Impact of martial arts (Judo, Karate, and Kung Fu) on bone mineral density gains in adolescents of both genders: 9-month follow-up

Igor H. Ito, Han C.G. Kemper, Ricardo R. Agostinete, Kyle R. Lynch, Diego G.D. Christofaro, Enio R. Ronque, Rômulo A. Fernandes

Research output: Contribution to journalArticleAcademicpeer-review

Abstract

Purpose: To compare bone mineral density (BMD) gains in adolescents of both genders stratified according to different martial art styles in a 9-month follow-up study. Methods: The longitudinal study consisted of 29 adolescents of both genders and age between 11 and 17 years stratified into a control group (not engaged in any sport) and 50 fighters (kung fu/karate, n = 29; judo, n = 21). All 79 subjects underwent anthropometric measures (weight, height, leg length, and height set) and dual-energy X-ray absorptiometry (BMD, in g/cm2) at 2 moments, baseline and 9 months later. Maturity offset (age at peak height velocity), lean soft tissue, chronological age, and resistance training were treated as covariates. Results: Male judoists presented higher gains in BMD-spine [0.098 g/cm2 (95% confidence interval, 0.068–0.128)] than control group [0.040 g/cm2 (95% confidence interval, 0.011–0.069)] (post hoc test with P = .030). There was no effect of martial art on BMD gains among girls. Independently of gender, in all multivariate models, lean soft tissue constituted the most relevant covariate. Conclusions: Judo practice in adolescents affected the bone accrual significantly after 9-month follow-up compared with controls, mainly in boys.

Original languageEnglish
Pages (from-to)496-503
Number of pages8
JournalPediatric Exercise Science
Volume29
Issue number4
DOIs
Publication statusPublished - 1 Nov 2017

Cite this

Ito, Igor H. ; Kemper, Han C.G. ; Agostinete, Ricardo R. ; Lynch, Kyle R. ; Christofaro, Diego G.D. ; Ronque, Enio R. ; Fernandes, Rômulo A. / Impact of martial arts (Judo, Karate, and Kung Fu) on bone mineral density gains in adolescents of both genders : 9-month follow-up. In: Pediatric Exercise Science. 2017 ; Vol. 29, No. 4. pp. 496-503.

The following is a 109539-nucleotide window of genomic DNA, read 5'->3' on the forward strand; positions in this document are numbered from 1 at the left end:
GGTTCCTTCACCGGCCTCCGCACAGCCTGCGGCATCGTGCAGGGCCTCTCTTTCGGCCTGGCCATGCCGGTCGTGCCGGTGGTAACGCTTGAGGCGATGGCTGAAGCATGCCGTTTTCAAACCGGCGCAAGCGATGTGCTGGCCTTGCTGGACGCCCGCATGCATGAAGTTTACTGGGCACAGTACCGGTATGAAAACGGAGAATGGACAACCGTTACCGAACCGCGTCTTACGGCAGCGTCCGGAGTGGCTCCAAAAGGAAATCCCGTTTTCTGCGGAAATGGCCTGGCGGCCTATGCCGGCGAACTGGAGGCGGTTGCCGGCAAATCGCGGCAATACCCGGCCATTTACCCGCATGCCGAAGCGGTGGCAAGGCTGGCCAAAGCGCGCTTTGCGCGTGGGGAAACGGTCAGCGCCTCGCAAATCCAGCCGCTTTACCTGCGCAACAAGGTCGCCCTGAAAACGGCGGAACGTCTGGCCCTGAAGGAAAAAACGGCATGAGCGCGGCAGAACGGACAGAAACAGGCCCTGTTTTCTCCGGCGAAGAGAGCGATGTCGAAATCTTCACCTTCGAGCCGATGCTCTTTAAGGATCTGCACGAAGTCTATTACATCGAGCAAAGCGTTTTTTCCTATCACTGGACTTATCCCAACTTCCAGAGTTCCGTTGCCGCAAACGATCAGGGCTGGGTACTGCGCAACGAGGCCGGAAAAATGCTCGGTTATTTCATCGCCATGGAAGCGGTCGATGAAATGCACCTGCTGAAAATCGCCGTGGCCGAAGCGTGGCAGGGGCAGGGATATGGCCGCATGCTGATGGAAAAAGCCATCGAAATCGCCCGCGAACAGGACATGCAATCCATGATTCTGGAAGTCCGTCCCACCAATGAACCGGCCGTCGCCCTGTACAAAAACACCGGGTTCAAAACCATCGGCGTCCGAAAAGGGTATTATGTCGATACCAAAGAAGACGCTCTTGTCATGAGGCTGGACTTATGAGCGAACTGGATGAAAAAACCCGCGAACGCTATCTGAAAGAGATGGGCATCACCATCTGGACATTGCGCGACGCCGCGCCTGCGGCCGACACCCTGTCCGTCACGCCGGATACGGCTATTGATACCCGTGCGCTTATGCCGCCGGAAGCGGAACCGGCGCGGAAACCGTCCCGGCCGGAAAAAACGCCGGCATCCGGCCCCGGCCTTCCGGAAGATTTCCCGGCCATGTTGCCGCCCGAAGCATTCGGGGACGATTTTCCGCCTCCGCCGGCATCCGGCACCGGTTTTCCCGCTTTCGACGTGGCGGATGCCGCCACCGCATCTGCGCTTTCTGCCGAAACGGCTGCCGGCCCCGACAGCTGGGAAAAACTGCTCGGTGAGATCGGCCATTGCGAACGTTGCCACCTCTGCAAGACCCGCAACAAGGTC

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abstract = "Purpose: To compare bone mineral density (BMD) gains in adolescents of both genders stratified according to different martial art styles in a 9-month follow-up study. Methods: The longitudinal study consisted of 29 adolescents of both genders and age between 11 and 17 years stratified into a control group (not engaged in any sport) and 50 fighters (kung fu/karate, n = 29; judo, n = 21). All 79 subjects underwent anthropometric measures (weight, height, leg length, and height set) and dual-energy X-ray absorptiometry (BMD, in g/cm2) at 2 moments, baseline and 9 months later. Maturity offset (age at peak height velocity), lean soft tissue, chronological age, and resistance training were treated as covariates. Results: Male judoists presented higher gains in BMD-spine [0.098 g/cm2 (95{\%} confidence interval, 0.068–0.128)] than control group [0.040 g/cm2 (95{\%} confidence interval, 0.011–0.069)] (post hoc test with P = .030). There was no effect of martial art on BMD gains among girls. Independently of gender, in all multivariate models, lean soft tissue constituted the most relevant covariate. Conclusions: Judo practice in adolescents affected the bone accrual significantly after 9-month follow-up compared with controls, mainly in boys.",